I feel compelled to get excited about World Metrology Day, which celebrates the signing of the Metre Convention by 17 nations. The event took place on May 20, 1875, but the county I live in never really accepted this form of measurement. The metre for the U.S. became, “Meh.” As far as I know the U.S. is the only country in the world that does not use the metric system as its predominant system of measurement. Ask any elementary or middle school student what a metre is and you will get a blank stare. Of course these are the same students who can’t read a clock with hands.
In 1968, the US Congress authorized a three-year study of systems of measurement in the US. The final report of the study was called, “A Metric America: A Decision Whose Time Has Come.” The majority of the study participants believed that conversion to the metric system was in the best interest of the Nation, particularly in the View of the importance of foreign trade and the increasing influence of technology in American Life. With the study complete, the U.S. crafted a planned transition to the Metric system and Congress passed the Metric Conversion Act of 1975. We all remember how well that went. I can still recall seeing the outfield walls of baseball fields showing metric distances. I can also recall the human cry in this country to eliminate this form of measurement as soon as possible. I think “new math” was more popular.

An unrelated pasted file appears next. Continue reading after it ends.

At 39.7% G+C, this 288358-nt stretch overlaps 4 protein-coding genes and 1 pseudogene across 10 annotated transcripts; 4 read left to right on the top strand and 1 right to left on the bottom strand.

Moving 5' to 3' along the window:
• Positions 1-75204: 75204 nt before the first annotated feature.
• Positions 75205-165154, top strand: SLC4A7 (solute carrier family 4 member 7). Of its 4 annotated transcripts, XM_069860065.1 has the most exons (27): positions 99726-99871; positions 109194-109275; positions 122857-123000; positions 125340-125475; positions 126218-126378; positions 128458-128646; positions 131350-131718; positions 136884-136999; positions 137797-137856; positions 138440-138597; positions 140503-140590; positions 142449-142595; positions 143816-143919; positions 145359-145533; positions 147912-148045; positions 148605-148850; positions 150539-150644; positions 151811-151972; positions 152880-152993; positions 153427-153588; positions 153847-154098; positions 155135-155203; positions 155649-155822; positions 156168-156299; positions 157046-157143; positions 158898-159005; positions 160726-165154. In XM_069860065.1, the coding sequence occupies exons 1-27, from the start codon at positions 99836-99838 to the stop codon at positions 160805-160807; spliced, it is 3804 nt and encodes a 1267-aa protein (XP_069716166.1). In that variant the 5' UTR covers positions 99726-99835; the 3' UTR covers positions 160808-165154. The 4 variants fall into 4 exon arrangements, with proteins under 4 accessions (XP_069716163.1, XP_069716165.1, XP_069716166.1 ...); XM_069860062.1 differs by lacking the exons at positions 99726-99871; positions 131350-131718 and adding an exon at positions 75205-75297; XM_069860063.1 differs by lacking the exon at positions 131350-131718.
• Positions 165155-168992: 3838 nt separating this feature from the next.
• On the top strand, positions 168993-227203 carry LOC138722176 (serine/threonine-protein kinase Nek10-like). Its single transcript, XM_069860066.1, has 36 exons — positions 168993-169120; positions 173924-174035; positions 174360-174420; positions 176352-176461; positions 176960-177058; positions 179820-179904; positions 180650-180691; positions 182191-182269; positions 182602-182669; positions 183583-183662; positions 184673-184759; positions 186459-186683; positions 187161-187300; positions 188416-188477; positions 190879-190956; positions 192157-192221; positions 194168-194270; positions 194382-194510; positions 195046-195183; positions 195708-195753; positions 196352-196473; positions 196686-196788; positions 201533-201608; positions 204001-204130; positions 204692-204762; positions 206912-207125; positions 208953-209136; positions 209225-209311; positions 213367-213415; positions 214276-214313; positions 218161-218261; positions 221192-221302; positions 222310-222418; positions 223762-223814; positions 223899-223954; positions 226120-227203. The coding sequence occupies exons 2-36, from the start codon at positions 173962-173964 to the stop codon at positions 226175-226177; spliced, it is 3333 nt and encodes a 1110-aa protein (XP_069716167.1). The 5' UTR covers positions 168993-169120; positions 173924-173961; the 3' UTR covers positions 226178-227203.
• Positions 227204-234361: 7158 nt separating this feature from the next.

I also remember my father being extremely excited over Congress’s original decision. In fact, it wasn’t long before he ran to the Secretary of State Office and registered his first personal license plate. It read, “Metric.” I still have the license plate in my office waiting for the day that America embraces the Metre.